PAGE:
2021 Webinars

Below, you can find the Fourth Amendment Center's webinars from 2021. 

Litigating ShotSpotter: The Science and the Law

ShotSpotter’s forensic gunshot detection systems, deployed in over 100 cities in the U.S., are designed to provide police with real-time alerts of possible gunfire.  But the use of ShotSpotter evidence in criminal trials raises important questions about the reliability of the ShotSpotter forensic method and about the use of ShotSpotter alerts as justification to detain and search people. 

In this webinar from November 10, 2021, Brendan Max, the Chief of the Forensic Science Division of the Cook County Public Defender Office, discusses the reliability of ShotSpotter evidence as well as the legal and 4th amendment strategies that defense lawyers can use to challenge ShotSpotter evidence.

When Google Searches for You: Challenging Geofence Warrants

In 2020, Google received over 11,000 geofence requests from law enforcement agencies across the country, a dramatic increase from just 941 requests in 2018. Geofences, which create a virtual perimeter around a given area, allow law enforcement officers to access critical location information of individuals in a targeted region. The growing use of geofence warrants in investigations raises deep concerns over Fourth Amendment and privacy protections. What strategies can defense lawyers use to challenge this new and invasive investigative technique?

This webinar from November 10, 2021 features Michael Price, the Fourth Amendment Center’s Litigation Director, Laura Koenig, an Assistant Federal Public Defender in Richmond Virginia, and Spencer McInvaille, a Digital Forensic Examiner at Envista Forensics. Jumana Musa, the Director of the NACDL’s Fourth Amendment Center served as moderator for the panel.

Search, Seize and Extract: Challenging Law Enforcement Use of Mobile Device Forensic Tools and Technologies in Criminal Cases

Last October, a report from the technology and justice non-profit Upturn found that over 2,000 law enforcement agencies in all 50 states had purchased mobile device forensic tools (MDFTs) to search, access, and extract sensitive information from cell phones for use in criminal investigations, often without a warrant and with little to no oversight. The widespread availability and use of MDFTs allow law enforcement access to an immensely broad range of data, such as call activity, texts, photos, videos, passwords, geolocation history, and even content that has been deleted or hidden.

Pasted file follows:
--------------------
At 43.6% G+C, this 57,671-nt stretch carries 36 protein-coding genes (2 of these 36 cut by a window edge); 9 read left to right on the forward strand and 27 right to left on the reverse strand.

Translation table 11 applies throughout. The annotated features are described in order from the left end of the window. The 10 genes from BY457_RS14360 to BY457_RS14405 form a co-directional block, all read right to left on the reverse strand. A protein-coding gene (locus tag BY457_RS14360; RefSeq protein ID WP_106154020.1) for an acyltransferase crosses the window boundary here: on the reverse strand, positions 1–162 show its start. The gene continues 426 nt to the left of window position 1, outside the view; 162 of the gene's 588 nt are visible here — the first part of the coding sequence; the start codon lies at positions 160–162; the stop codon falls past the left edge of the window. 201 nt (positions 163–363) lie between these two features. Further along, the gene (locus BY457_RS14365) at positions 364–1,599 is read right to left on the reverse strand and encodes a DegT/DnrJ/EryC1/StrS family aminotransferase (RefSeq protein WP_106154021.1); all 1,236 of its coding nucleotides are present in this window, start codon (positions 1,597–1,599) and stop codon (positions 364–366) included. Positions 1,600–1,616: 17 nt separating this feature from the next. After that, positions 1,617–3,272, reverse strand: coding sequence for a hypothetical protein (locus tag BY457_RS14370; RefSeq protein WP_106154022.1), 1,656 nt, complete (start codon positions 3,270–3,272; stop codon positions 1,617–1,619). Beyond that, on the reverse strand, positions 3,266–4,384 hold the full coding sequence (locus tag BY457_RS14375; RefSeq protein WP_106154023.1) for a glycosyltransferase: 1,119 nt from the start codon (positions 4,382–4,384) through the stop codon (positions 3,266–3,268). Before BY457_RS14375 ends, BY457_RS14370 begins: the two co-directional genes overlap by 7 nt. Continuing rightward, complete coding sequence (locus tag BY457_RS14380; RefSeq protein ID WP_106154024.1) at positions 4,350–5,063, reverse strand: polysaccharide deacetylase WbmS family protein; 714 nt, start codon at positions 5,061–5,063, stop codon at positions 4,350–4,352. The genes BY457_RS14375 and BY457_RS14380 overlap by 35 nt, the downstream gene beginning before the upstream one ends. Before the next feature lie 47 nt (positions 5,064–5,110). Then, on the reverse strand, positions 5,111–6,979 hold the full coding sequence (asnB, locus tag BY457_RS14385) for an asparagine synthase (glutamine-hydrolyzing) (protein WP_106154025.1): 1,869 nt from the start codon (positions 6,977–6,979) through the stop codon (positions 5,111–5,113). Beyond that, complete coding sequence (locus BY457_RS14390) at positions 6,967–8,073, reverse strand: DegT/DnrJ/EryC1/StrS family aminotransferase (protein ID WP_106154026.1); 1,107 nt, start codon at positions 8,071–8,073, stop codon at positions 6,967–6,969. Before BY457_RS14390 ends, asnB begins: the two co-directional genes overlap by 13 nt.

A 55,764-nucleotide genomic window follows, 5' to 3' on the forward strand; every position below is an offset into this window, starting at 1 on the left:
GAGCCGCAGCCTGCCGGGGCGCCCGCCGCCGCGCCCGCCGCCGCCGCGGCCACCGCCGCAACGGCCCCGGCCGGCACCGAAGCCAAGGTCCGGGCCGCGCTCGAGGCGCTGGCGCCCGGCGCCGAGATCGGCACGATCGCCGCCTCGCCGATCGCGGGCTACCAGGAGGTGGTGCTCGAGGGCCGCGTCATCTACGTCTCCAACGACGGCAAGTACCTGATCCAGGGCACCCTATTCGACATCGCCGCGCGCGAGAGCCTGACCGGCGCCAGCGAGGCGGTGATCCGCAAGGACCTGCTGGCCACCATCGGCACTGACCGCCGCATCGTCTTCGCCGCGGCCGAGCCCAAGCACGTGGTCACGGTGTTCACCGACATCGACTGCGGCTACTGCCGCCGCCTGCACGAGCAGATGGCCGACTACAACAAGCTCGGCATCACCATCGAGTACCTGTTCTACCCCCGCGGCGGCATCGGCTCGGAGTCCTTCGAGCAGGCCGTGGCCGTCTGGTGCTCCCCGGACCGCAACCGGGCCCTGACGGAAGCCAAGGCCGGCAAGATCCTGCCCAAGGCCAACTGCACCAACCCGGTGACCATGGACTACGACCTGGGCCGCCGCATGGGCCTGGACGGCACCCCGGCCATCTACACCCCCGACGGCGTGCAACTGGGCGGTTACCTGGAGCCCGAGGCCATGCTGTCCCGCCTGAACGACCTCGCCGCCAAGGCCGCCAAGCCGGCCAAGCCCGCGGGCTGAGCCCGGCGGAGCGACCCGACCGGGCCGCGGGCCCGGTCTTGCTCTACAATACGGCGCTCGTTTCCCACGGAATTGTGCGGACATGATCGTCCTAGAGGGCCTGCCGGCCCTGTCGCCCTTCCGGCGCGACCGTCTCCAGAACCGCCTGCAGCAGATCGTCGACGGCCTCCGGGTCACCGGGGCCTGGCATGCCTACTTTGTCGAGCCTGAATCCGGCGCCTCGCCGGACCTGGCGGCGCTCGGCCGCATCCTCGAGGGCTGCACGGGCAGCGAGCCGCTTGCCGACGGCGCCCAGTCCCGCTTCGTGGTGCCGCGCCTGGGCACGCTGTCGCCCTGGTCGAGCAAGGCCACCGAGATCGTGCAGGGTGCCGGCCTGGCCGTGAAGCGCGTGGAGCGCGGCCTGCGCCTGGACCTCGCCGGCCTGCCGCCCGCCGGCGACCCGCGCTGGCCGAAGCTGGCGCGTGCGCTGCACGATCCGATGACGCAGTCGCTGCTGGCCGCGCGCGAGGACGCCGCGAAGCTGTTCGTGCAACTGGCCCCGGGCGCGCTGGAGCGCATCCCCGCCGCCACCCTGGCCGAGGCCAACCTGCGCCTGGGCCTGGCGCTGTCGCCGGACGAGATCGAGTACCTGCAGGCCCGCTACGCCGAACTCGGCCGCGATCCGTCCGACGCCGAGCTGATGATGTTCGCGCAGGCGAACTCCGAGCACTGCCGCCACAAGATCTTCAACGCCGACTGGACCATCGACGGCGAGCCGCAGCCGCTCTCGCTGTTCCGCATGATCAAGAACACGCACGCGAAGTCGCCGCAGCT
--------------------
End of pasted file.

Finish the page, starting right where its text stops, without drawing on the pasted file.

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This webinar from May 11, 2021 featured Jennifer Granick, surveillance and cybersecurity counsel with the ACLU Speech, Privacy, and Technology Project, Jerome Greco, a public defender in the Digital Forensics Unit of the Legal Aid Society in New York City, and Harlan Yu, Executive Director of Upturn.

Racist by Design: How Systemic Racism and Inherent Biases Manifest in Artificial Intelligence, Machine Learning, and Beyond

From policing and sentencing to incarceration and parole, every step of the criminal legal process can now be outsourced to algorithmic decision-making systems. Social media monitoring tools, risk assessment instruments, facial recognition software, and data-driven policing technologies are now being designed and deployed at a rapid pace, with little to no interrogation of the ways in which such technologies can reproduce social hierarchies, amplify discriminatory outcomes, and legitimize violence against marginalized groups that are already disproportionately overpoliced.

This webinar from April 1, 2021 featured Rashida Richardson, Visiting Scholar at Rutgers Law School and Rutgers Institute for Information Policy and Law, Cathy O’Neil, author, mathematician, and founder of ORCAA, an algorithmic auditing company, and Cierra Robson, a doctoral student in the Sociology and Social Policy program at Harvard University and the Inaugural Associate Director of the Ida B. Wells JUST Data Lab at Princeton University.

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Unlocking the Black Box: Challenging the Use of Secret Algorithms and Technologies in Criminal Cases

Increasingly, technology is being used in the criminal legal system to identify DNA samples, assess risk factors in release decisions, match images in face recognition technology and even determine where or who the police should be patrolling and investigating. From probabilistic genotyping to “risk assessment” software, the recent explosion of emerging technologies has transformed almost every aspect of the criminal legal system. Increasing amounts of data and evidence are being interrogated and generated using software systems that are kept from defense teams, the courts, and the general public. The assertion of “trade secrets” by the companies who develop these tools deprive defense lawyers of access to information on how the software was constructed and the opportunity to assess its accuracy, credibility and reliability. How can criminal defense attorneys understand and confront the limitations of software-based evidence and machine learning algorithms in criminal proceedings? 

This webinar from February 17, 2021 featured Megan Graham, Clinical Supervising Attorney in the Samuelson Law, Technology & Public Policy Clinic at UC Berkeley, School of Law; Joanna Kloet, Assistant Federal Defender in the Western District of Michigan; and Nitin Kohli, PhD candidate at the UC Berkeley School of Information.